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The life of 30-year-olds still living with their parents

Those born between 1981 and 1996 have either experienced or witnessed events that no other generation has. Recessions, pandemics, wars, natural disasters, runaway inflation.

They have also been through debt especially associated with higher education and home ownership, cancellation culture, offline and online bullying that is on steroids compared to your childhood, and so much more.

But in the midst of all this, millennials are expected to thrive in their 30s and seamlessly balance professional success, personal fulfilment and social influence.

They must juggle professional accomplishments, maintain a vibrant social life and pursue personal passions with unwavering zeal – all while living independently.

This is what society expects of them, and any dissent is met with finger-pointing, gossip, marginalisation and ridicule, among other consequences. In the end, some millennials begin to develop mental health and social problems. They looking for coping mechanisms whether positive or negative as no one wants to take the time to understand why their lives are not ‘together’ as society expects.

Worse still is if this millennial doesn’t have a life together and is still living at home with their parents.

“The psychological reasons why people still live at home with their parents in their 30s can vary widely. Financial difficulties are often a major factor, with the rising cost of living and stagnant wages making it difficult for some to afford their own home. Career setbacks or instability can also play a role, as job insecurity or difficulties in finding stable employment can delay the ability to establish independence. In addition, fear of failure or anxiety about taking on the responsibilities of adulthood can lead some people to stay in the familiar and supportive environment of their childhood homes,” said Ms Audrey Oluyole, a Nairobi-based counselling psychologist, when discussing some of the reasons why millennials still live with their parents.

She added that a strong desire for familiarity and closeness with parents or extended family is another reason why millennials remain at home.

In addition, she suggested that continuing to live at home can have a positive or negative impact on an adult’s mental health and emotional wellbeing.

“On the one hand, living at home can provide a sense of security and support – especially during times of financial or emotional hardship. However, prolonged dependence on parents or feeling stuck in a state of arrested development can lead to feelings of inadequacy, low self-esteem and even depression. In addition, conflicts over boundaries, expectations and autonomy within the household can cause stress and strain in family relationships,” Ms Oluyole added.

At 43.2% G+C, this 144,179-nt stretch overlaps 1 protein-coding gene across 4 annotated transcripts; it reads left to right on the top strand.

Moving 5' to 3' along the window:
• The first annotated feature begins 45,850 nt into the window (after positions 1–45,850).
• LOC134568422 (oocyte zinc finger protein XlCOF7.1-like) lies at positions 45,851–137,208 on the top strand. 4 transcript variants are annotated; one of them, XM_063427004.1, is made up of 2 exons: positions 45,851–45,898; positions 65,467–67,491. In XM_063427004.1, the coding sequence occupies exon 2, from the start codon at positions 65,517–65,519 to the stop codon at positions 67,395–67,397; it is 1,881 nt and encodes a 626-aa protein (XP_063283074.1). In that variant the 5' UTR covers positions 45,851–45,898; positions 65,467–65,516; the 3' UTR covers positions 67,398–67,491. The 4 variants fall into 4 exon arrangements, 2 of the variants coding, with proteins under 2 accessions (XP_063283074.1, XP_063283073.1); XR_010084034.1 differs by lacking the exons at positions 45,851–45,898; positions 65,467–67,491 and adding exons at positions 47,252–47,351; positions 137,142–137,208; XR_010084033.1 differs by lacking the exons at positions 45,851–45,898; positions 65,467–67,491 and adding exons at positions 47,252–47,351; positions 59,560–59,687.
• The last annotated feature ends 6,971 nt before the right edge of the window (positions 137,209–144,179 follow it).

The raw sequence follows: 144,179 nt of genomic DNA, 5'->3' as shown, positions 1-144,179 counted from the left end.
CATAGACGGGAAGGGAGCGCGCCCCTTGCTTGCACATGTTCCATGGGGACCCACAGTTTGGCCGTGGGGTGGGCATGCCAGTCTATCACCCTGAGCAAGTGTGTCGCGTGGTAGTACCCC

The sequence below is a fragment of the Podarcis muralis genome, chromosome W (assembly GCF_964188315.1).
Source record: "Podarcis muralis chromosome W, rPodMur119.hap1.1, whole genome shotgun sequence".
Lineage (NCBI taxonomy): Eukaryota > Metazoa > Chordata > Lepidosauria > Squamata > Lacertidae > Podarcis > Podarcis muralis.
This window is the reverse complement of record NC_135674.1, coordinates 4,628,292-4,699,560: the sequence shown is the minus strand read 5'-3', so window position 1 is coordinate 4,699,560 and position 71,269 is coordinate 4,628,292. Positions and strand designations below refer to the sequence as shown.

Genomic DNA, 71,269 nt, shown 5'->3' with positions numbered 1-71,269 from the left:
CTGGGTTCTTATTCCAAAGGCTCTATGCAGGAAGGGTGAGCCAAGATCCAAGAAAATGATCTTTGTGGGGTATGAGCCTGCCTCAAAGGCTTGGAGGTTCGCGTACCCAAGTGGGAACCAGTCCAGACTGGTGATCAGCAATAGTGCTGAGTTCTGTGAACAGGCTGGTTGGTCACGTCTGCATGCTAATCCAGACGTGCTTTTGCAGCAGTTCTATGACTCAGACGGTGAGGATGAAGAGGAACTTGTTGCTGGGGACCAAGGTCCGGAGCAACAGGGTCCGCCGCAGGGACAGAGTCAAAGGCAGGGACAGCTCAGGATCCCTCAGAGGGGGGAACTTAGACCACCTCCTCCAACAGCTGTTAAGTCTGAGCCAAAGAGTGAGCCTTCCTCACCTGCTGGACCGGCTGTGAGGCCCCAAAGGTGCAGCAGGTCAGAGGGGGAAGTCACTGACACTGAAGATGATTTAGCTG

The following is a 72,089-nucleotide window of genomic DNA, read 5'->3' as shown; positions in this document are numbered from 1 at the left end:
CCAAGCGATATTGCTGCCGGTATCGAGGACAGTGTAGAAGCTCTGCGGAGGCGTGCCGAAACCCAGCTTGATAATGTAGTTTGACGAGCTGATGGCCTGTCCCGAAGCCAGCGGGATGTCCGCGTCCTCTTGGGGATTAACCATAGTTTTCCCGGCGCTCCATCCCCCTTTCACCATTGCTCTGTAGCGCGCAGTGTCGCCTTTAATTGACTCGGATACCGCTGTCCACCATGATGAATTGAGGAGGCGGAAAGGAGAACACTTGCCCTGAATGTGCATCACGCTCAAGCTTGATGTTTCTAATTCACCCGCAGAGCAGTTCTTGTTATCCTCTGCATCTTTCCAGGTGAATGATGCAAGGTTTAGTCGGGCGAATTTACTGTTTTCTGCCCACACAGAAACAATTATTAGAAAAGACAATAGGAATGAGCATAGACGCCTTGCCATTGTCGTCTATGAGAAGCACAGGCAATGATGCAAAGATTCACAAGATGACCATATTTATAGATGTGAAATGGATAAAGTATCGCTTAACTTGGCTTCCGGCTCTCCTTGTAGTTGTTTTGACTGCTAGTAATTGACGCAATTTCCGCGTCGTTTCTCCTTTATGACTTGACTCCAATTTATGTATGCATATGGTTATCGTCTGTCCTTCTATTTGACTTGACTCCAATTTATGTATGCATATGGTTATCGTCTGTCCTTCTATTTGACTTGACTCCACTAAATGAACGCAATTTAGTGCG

Such arrangements of millennials still living at home with their parents can affect family dynamics in a number of ways, including blurring the lines between parent-child roles as millennials lose their independence while living under their parents’ roof, conflicts over household responsibilities, financial contributions and personal freedoms as the power dynamics in the home are constantly shifting, which can lead to tensions and disputes.

So at what point does the age factor come into play and parents are ‘naturally’ expected to step back and allow their children to establish themselves – especially if they are still living under their roof?

“The ideal age for someone to consider themselves mature and stable enough to move out of the home and become an independent individual can vary depending on cultural norms, economic factors and personal circumstances. In general, societal expectations often dictate that individuals should aim for independence in their mid to late 20s. However, the timeline is not set in stone as it can be influenced by financial stability, career development and personal relationships. Ultimately, maturity and stability are subjective concepts that vary from person to person, and there is no one-size-fits-all answer to the question of when a person should leave their parents’ home,” said Ms Oluyole.

She said society may be more lenient and understanding of women still living at home with their parents than men due to “integrated gender roles and societal expectations”.

“Historically, women have been associated with caring and nurturing roles within the family; as such, their continued presence in the parental home may be perceived as more socially acceptable. On the other hand, societal norms often place greater pressure on men to be providers and independent individuals – leading to harsher judgements or stigmatisation of male adults who still live at home. This double standard reflects broader cultural attitudes towards gender and autonomy, which can contribute to inequalities and societal attitudes towards people of different genders living with their parents,” said Ms Oluyole.

She said millennials who still live at home find it difficult to navigate what society expects of them and how they are perceived by their peers.

“They find that millennials who still live at home have little to no social life because they are afraid of being embarrassed by their peers or what society expects of them,” Ms Oluyole concluded.

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